Submitted to: Medical and Veterinary Entomology
Publication Type: Peer Reviewed Journal
Publication Acceptance Date: September 17, 2007
Publication Date: December 1, 2007
Repository URL: http://www.blackwell-synergy.com/toc/mve/21/4
Citation: Kline, D.L., Allan, S.A., Bernier, U.R., Welch, C.H. 2007. Evaluation of the enantiomers of 1-octen-3-ol and 1-octyn-3-ol as attractants for mosquitoes associated with a freshwater swamp in Florida, USA. Medical and Veterinary Entomology. 21(4) 323. Interpretive Summary: A major emphasis of research by scientists in the Mosquito and Fly Research Unit at the Center for Medical, Agricultural and Veterinary Entomology, Gainesville, FL, is the development of surveillance technologies for mosquitoes. One aspect of this program is to identify new attractants and/or blends that will increase either the number of mosquito species or the quantity of a given species to traps. This current study evaluated the enantiomers (optical isomers) of two compounds (1-octen-3-ol and 1-octyn-3-ol) as single compounds and as blends to determine their efficacy as mosquito attractants. Results indicate that the R-enantiomer of each compound show promise alone or as blend to increase the attractancy of most mosquito species with Culex species being the exception. Further studies need to be conducted in different geographic regions and ecological habitats to verify these results against a greater diversity of mosquito species.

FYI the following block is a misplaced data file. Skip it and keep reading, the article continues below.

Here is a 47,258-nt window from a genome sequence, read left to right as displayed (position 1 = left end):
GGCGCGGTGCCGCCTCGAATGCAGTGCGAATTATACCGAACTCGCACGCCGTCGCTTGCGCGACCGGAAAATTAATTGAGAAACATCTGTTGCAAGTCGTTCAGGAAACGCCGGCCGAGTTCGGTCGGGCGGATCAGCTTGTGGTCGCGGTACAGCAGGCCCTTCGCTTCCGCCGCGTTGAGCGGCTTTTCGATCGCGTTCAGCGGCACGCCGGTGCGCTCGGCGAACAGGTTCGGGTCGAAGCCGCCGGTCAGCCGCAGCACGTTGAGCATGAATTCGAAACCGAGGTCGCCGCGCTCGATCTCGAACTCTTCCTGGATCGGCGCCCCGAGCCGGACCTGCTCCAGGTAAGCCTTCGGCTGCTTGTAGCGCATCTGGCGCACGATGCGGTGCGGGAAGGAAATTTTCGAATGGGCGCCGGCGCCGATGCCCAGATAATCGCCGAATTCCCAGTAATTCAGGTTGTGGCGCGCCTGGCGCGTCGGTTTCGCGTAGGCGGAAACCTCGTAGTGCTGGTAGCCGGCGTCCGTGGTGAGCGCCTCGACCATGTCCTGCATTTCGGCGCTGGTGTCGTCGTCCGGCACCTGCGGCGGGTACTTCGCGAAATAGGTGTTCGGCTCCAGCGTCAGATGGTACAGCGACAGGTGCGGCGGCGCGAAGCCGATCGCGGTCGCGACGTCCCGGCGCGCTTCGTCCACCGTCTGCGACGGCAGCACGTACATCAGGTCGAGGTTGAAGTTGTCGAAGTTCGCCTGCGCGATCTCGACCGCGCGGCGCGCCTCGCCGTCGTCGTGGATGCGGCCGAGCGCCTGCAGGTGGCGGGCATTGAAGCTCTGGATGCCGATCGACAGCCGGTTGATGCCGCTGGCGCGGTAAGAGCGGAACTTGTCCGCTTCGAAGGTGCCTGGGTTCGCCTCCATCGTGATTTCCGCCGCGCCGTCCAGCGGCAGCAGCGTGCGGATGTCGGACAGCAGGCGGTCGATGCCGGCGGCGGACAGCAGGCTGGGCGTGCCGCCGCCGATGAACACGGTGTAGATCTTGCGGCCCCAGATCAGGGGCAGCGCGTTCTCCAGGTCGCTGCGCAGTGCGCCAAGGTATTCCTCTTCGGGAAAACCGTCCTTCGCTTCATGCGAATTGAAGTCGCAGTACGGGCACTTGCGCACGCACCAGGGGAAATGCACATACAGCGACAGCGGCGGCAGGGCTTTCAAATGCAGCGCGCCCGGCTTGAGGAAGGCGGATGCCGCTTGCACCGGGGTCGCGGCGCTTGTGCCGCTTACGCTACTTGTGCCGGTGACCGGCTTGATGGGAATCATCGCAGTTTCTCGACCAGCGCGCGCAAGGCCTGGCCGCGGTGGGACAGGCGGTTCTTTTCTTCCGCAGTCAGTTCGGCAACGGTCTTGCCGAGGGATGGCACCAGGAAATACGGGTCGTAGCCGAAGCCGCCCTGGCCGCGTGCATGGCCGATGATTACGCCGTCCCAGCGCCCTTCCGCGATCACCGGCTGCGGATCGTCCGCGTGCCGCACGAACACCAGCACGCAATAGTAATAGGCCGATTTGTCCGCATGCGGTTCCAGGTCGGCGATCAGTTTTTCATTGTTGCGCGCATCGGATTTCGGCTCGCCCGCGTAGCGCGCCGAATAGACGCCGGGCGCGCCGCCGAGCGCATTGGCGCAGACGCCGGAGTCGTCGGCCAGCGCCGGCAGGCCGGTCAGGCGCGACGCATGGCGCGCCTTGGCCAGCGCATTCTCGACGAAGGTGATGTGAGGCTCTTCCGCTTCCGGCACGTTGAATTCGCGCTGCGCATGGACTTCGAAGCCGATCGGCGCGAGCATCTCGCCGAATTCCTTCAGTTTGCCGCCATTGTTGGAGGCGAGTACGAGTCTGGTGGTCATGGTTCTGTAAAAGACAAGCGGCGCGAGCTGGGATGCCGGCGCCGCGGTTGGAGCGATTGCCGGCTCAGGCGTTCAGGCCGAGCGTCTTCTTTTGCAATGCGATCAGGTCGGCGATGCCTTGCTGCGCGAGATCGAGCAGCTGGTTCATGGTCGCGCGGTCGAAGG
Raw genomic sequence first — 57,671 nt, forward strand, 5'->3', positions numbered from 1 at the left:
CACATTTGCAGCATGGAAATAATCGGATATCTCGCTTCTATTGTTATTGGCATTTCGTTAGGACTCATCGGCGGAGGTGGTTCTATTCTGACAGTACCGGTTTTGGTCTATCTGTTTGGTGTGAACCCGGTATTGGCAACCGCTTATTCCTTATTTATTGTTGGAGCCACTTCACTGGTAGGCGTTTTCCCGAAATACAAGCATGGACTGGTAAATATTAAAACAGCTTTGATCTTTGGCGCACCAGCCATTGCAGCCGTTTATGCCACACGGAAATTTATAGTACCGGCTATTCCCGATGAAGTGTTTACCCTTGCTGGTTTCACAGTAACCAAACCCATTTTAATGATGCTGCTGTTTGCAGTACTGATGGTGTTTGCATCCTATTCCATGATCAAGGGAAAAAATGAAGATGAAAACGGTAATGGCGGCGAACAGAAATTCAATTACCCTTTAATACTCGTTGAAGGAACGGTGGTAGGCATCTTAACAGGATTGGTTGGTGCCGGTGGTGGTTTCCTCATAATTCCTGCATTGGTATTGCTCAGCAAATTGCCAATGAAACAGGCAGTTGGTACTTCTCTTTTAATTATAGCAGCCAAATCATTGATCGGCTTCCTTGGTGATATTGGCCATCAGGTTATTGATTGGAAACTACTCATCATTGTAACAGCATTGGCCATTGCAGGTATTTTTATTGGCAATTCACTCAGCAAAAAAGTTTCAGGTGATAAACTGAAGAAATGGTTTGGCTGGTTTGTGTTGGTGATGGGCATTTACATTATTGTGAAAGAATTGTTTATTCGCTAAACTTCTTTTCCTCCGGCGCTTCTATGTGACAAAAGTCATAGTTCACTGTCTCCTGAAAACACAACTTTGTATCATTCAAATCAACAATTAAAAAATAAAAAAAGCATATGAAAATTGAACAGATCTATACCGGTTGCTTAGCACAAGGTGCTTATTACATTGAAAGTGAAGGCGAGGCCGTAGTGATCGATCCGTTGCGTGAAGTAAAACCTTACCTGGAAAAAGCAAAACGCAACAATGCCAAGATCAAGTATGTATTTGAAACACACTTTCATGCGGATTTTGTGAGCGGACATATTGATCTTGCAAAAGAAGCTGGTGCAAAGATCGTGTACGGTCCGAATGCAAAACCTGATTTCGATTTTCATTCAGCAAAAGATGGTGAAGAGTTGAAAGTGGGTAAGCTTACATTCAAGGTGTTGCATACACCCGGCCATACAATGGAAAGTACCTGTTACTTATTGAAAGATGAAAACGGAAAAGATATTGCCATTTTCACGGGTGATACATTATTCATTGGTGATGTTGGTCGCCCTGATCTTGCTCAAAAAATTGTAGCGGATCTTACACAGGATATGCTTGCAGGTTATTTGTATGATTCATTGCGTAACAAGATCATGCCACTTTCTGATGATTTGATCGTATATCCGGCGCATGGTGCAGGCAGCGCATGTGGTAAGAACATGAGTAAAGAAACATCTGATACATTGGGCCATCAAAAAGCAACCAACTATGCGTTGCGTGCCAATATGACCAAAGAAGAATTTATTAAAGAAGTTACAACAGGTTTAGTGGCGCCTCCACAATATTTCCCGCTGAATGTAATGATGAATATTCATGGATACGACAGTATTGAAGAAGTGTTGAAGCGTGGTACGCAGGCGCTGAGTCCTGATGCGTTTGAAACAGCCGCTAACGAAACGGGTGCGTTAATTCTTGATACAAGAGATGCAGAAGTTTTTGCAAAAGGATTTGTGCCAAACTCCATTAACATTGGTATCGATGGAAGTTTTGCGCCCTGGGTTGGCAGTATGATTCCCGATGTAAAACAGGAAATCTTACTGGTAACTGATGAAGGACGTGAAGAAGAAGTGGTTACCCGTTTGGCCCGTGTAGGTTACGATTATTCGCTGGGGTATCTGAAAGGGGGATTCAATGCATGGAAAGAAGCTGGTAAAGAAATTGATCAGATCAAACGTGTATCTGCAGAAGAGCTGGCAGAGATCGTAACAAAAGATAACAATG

Technical Abstract: Field studies were conducted in wooded wetlands against natural populations of mosquitoes to determine their responses to the enantiomers of 1-octen-3-ol and 1-octyn-3-ol. The (R)-(+) isomer of octenol was generally more effective than the other isomers in attracting most mosquito species. Traps baited with the R-enantiomers of both compounds were more attractive than traps baited with carbon dioxide only or the S-enantiomers of both compounds. They also had similar patterns in what mosquito species were attracted to them. Traps baited with the S-enantiomers were slightly less or equally as attractive as the traps baited with carbon dioxide only.